In Iraq, a controversial television program is broadcasting confessions by individuals accused of responsibility for the wave of violence in the country. The program is popular with many Iraqis, tired of the continuing instability two years after the war to overthrow Saddam Hussein. But as we hear from Correspondent Scott Bobb in Baghdad, some Iraqis criticize the program as divisive and a violation of human rights.
A man, appearing disheveled and uncomfortable, sits on a wooden chair in a dim room of what appears to be a police station.
As an interrogator peppers him with questions, the man says he was part of a gang that kidnapped and murdered Iraqis during the past two years in order to create a split between Shi'ite and Sunni Iraqis. But he says his acts were not holy war. They were blasphemous.
Police say his name is Ramzi Hashem and he carried out the bombing nearly two-years ago at a Shi'ite shrine in Najaf that killed senior Shi'ite cleric Mohammed Bakr al-Hakim and 100 followers.
During the interrogation Ramzi Hashem also admits to committing rapes and taking drugs. Prisoners in other interviews on the program say they were paid an average of 150 dollars per killing and after committing 12 murders were given the title of prince (emir) and paid a salary.
Victims of the violence have also been interviewed.
A widow with five children says her husband, a restaurant owner, was taken away one night by men calling themselves mujahedeen. She says they tortured him for four days before dumping his dead body behind her house.
The woman says she recognized one of the abductors as a former Iraqi police officer named Shukhair who has appeared on the same program and confessed to more than 100 murders.
The hour-long program is called Terrorists in the Hands of Justice. It appears nightly on the government-owned Iraqia network.
It has gripped the attention of the general public, angry over the violence that has killed thousands of Iraqi civilians and 12-hundred foreign troops.
Iraqi officials say the show is changing people's initial perception of the insurgency as a noble struggle for freedom, to the view that the violence is primarily the work of criminals hired by enemies of the new government.
Hasanin Faiz Jaber, a 28 year-old laborer, says he watches the program every day.
He says it feels good to see that the government is working to improve security.
Sameera Polis, a 35 year-old office worker, watches to learn who is behind the violence.
But she says it scares her when the criminals talk about targeting ordinary people like herself.
An Iraqi journalist who has investigated some of the confessions, Sa'ad al-Izzi, says he was impressed by the program at first.
"But later on the credibility of that show and the credibility of those confessions became a little bit doubt(ful)."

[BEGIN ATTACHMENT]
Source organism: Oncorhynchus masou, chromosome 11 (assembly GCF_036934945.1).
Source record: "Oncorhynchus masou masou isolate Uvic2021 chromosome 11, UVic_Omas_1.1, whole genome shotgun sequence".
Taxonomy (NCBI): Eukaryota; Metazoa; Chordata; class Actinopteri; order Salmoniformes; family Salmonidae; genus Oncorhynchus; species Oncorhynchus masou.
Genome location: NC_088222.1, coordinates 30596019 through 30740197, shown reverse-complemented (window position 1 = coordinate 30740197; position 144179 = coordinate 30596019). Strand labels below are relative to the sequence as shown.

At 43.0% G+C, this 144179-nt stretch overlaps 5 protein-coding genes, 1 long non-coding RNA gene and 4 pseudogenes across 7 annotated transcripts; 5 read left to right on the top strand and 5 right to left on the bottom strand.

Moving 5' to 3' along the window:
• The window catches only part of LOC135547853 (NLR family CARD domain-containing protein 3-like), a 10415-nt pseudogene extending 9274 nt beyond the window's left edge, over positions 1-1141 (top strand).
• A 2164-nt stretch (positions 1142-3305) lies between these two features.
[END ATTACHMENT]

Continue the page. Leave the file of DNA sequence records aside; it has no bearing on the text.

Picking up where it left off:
Mr. Sa'ad says some of the victims named in the confessions later were reported to be still alive and some of the prisoners appear to have been beaten. Police deny torture is used to extract the confessions and many prisoners say on camera that they are well-treated.
In addition, many of the prisoners are from the Sunni group, which dominated the government of deposed President Saddam Hussein and whose members are said to spearhead the resistance.
Mohammed Ali, a 50 year-old retired Sunni, says sometimes the program makes him mad.
He says they should broadcast the trials of the prisoners, not the confessions. This would remove doubts about the program.
But 40 year-old driver Ahmed Jassem says the confessions are not fabricated because he knows some of the victims.
He says the program sends a powerful message to the criminals that they may be captured at any time.
Journalist Sa'ad al-Izzi says the confessions have de-mystified the insurgency.
"Most of those guys are criminal gangs, are doing everything just for money. It is not for ethnic, or sectarian or religious bases. They are mostly low-life criminals getting paid for criminal activities."
A leader of a Sunni group that advocates peaceful opposition to the Iraqi government, Professor Naebil Younis, says the program is misleading the Iraqi people.
"These criminal groups, they have nothing to do with the resistance. In fact, one of the problems of the resistance is some people think this is the resistance, which is not really, not the truth."
But Shi'ite parliament member Ibrahim Bahr al-Ulum says the program is informative and should continue.
"It is not fabricated. It is fact. The ones who killed the Iraqi people are not sincere people, are not Iraqi only, are terrorists from inside cooperating with the former Ba'ath regime."
The program has also aired confessions of alleged foreign terrorists. One prisoner said he was a colonel in the Syrian intelligence services who worked undercover in northern Iraq. He said he carried out scores of attacks using ransom money from kidnappings.
The Syrian government vehemently denies the report and has lodged a formal protest with the Iraqi government. The program has heightened resentment by many Iraqis toward neighboring countries, which they feel benefited from the Saddam government and now support the insurgency.
Independent observers say there is no Iraqi law against such a program, as long as the prisoners are not abused and receive a fair trial. But some wonder whether the merits of discrediting the insurgency outweigh the risks of aggravating social tensions as Iraqi leaders try to forge a government of national unity.
In any case, the program is highly popular and often dominates conversations in coffee shops and on the street. And it is spawning imitators. A similar program, called The Real Terrorism, recently aired on another Iraqi channel, Kurdistan TV.